"Remainers" are up for a fightby Elizabeth Prochaska / January 24, 2017 / Leave a comment
In its judgment in the Miller case, delivered this morning, the Supreme Court ruled that the government could not trigger Article 50 without an act of Parliament. The government had argued that it could use prerogative powers—the rag bag of executive powers left over from Britain’s days as an absolute monarchy—to begin the withdrawal process from the EU. But the Court proved itself the true guardian of parliamentary sovereignty by insisting that the process for Brexit depended on parliamentary consent.
In the turbulent months after the referendum, there seemed some promise that the intervention of the courts would bring order to the chaos and Brexit might be stopped, or at least delayed. But politics has moved on. After the High Court decision in November, Theresa May prepared a draft bill authorising the government to make the Article 50 declaration and the Supreme Court judgment no longer holds momentous political significance. No doubt that’s why Liz Truss felt able to issue an unusually gracious statement praising the independence an integrity of the judiciary.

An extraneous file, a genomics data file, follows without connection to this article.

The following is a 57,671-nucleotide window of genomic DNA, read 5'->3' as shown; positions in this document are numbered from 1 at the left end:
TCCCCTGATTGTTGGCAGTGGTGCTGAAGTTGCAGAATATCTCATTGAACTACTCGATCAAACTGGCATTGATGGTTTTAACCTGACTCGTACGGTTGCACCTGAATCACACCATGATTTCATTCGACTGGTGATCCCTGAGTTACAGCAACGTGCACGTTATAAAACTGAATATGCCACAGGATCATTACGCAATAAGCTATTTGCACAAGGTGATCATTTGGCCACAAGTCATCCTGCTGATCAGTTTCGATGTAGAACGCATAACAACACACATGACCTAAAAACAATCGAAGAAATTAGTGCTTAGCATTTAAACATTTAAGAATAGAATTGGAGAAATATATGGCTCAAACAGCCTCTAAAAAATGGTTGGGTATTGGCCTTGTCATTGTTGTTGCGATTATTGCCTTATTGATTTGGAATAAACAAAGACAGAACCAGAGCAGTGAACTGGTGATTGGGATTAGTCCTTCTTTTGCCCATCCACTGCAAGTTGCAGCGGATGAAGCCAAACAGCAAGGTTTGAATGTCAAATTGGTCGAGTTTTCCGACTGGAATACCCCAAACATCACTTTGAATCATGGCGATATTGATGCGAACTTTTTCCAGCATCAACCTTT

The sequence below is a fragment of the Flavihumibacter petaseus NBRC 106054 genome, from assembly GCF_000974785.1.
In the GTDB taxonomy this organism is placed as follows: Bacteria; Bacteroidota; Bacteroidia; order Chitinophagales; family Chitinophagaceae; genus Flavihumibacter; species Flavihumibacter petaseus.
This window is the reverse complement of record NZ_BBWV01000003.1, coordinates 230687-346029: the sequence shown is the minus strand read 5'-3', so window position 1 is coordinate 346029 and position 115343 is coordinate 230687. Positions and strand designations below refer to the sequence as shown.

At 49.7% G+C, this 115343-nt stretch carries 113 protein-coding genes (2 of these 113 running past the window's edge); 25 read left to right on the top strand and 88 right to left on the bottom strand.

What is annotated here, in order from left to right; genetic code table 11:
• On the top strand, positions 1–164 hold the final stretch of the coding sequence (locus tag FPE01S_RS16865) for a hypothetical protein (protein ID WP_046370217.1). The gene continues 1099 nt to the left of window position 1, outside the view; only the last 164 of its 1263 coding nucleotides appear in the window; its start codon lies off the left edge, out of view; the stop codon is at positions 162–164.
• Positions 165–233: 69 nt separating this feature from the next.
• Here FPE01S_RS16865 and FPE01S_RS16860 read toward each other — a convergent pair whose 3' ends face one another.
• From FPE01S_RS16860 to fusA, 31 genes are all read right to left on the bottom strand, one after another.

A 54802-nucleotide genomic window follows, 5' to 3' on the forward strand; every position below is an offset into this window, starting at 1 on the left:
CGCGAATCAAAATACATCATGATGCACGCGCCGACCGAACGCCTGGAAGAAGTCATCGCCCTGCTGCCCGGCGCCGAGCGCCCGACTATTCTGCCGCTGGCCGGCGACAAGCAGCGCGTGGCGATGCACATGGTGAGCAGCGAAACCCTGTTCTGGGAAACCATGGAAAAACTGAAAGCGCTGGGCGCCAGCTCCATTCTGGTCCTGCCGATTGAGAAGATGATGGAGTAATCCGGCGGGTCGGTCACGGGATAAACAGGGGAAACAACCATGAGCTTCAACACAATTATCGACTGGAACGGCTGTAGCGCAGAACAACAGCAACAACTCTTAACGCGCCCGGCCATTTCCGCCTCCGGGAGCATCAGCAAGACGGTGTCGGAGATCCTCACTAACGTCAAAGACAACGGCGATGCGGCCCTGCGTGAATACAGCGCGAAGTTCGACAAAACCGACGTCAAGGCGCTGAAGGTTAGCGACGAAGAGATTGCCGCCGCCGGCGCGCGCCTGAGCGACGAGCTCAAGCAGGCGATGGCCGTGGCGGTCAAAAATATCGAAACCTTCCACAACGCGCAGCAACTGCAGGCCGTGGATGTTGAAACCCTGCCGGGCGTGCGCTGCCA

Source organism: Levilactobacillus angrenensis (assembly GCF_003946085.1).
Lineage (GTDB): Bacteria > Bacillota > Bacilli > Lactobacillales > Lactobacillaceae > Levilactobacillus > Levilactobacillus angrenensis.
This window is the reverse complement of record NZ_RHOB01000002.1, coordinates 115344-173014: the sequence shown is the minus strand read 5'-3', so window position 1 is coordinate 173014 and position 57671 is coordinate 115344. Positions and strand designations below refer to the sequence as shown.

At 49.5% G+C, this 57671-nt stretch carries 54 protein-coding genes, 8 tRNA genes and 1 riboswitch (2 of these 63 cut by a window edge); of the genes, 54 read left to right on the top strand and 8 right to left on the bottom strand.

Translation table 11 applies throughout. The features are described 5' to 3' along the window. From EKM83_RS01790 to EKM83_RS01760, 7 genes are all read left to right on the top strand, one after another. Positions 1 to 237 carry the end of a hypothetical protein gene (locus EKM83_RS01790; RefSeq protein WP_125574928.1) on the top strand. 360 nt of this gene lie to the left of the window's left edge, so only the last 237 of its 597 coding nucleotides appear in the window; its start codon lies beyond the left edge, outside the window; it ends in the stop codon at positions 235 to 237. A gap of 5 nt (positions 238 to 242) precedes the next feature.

There was some speculation, following extra-judicial comments by Brenda Hale, Depu…